The toilet episode says it all. Stuff happens (to bowdlerize the more apposite expression)-- life happens. Instead of fighting it, whatever it is, now I try to welcome it. I don't have to figure out why a stopped-up toilet was "exactly what I needed," I just have to get into that perspective and, once there, it instantly lifts me from my suffering. It doesn't mean I don't recognize how inconvenient, painful, and unpleasant some situations are, but I can acknowledge those experiences and let go of the need to figure them out or fix them. I can embrace the struggle, wrap both arms around the doubts and uncertainties in my life, and shift from being worried to being curious. If I can catch myself saying "I don't like this, I don't want that, I'm unhappy with this outcome, I'm anxious about that, I'm threatened by this," by shifting into a welcoming mode--"This is exactly what I want right now"--I find myself in a much better place psychologically. Then I can peacefully concentrate on cleaning up that rug.
Of course, I don't exactly want my toilet spilling all over my rug. When I tell myself, "This is exactly what I want right now," I'm disciplining myself to stay in the present moment--not to wish for other moments or to wish that my life was different at the moment, but to accept that this moment is all I have at the moment. The only power possible in the moment is to face whatever it demands. When we stop filtering every event through our judgments of what it should or could be like, what we really want, we become alert to our surroundings and curious about how we can interact with them. This is much more fun than complaining that the world isn't following the rules that our little egos generate.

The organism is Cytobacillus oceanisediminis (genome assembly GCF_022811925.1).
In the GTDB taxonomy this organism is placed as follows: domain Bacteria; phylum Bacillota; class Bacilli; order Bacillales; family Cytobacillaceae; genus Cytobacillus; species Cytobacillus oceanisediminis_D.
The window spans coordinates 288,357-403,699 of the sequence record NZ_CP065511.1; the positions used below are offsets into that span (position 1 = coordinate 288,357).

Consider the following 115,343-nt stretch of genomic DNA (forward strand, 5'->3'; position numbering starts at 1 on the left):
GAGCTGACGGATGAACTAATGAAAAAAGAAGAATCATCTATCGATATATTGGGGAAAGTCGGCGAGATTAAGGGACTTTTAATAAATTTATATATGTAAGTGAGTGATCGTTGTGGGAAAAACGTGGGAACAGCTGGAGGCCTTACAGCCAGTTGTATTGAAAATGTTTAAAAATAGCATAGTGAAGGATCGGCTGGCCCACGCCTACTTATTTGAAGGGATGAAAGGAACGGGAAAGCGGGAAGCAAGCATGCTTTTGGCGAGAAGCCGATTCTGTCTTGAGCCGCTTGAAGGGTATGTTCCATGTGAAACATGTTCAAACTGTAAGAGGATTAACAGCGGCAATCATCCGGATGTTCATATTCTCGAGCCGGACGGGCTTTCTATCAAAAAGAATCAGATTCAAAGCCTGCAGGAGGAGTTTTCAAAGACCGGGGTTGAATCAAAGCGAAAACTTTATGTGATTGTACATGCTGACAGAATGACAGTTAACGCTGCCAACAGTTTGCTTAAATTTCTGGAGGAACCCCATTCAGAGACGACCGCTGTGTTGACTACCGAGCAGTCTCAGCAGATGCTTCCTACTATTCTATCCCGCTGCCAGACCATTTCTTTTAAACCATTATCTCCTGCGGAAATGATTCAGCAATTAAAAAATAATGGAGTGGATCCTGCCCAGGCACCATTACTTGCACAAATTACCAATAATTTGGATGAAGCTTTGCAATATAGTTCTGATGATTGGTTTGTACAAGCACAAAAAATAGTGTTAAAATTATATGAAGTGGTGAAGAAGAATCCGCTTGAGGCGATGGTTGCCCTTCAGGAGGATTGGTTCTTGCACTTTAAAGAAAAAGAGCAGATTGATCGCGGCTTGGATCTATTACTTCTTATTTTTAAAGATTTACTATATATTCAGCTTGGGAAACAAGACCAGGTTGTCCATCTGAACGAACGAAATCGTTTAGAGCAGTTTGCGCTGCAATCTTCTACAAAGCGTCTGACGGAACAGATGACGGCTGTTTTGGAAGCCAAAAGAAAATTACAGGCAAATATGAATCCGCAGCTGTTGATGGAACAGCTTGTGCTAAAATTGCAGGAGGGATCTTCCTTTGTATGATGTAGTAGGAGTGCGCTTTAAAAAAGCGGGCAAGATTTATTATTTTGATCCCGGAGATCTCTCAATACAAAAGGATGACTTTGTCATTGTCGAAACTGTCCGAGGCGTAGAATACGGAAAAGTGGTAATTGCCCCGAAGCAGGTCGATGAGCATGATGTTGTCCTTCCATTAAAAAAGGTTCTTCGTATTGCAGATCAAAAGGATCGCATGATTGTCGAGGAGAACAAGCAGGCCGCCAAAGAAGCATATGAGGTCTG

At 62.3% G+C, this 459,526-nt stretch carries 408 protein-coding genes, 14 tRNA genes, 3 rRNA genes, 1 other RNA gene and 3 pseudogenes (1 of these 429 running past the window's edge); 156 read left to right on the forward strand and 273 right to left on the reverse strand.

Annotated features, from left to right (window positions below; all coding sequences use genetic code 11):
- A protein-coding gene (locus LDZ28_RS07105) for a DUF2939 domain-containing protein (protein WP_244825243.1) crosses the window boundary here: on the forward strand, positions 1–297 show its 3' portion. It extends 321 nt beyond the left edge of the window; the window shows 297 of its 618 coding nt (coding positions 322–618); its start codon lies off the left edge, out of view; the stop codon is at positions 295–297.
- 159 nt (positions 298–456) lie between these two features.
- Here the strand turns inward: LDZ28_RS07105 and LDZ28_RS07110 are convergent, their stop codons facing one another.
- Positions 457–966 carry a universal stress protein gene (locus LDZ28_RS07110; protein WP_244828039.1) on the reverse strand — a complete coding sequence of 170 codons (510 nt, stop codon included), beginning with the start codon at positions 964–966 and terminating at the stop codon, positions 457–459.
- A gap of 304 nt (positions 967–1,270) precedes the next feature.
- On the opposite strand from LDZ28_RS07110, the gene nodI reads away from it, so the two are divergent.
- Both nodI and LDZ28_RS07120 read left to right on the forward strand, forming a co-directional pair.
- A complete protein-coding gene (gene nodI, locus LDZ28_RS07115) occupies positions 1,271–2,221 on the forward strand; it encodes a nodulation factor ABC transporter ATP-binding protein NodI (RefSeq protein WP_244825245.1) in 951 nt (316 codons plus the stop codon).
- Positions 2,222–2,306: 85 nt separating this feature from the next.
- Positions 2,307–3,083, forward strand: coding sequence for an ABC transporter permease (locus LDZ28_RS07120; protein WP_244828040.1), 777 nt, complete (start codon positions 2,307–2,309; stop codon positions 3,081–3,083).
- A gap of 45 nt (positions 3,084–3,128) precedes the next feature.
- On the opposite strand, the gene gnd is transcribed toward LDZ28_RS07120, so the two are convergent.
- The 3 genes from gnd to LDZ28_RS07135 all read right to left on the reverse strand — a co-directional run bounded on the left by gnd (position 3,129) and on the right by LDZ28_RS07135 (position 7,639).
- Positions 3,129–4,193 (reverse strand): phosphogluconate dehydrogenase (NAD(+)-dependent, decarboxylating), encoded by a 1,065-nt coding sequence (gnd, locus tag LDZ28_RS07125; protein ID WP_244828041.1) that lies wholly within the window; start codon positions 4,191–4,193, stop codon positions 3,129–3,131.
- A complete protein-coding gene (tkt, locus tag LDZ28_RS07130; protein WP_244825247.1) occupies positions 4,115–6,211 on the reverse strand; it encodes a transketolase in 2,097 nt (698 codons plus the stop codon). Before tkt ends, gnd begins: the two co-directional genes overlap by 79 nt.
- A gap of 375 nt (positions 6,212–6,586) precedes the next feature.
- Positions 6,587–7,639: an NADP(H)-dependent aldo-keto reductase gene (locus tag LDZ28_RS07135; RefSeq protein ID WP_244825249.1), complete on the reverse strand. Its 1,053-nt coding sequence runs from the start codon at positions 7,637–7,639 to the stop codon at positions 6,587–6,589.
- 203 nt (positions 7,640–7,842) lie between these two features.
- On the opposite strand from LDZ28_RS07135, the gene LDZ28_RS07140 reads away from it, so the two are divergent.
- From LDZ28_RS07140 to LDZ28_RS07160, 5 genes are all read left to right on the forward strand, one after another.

How have these concepts altered my therapeutic practice? As a therapist and as just a person, I'm beginning to learn how important it is for me to embrace bad feelings and discomfort--all those emotions we spend so much of our lives trying to avoid--and then go on right through them to the other side. I'm learning that each time I'm tempted to resist a moment of distress, anxiety, or painful reflection about the past, I invite greater suffering. When I don't accept the present moment, everything bogs down from there. I generate a complaint, I declare there's something wrong, and I try to squirm my way out. At that point, I'm stuck in avoidance and can't move forward to actually solve the problem. But if I can open myself to the painful reality of the moment, I actually suffer less.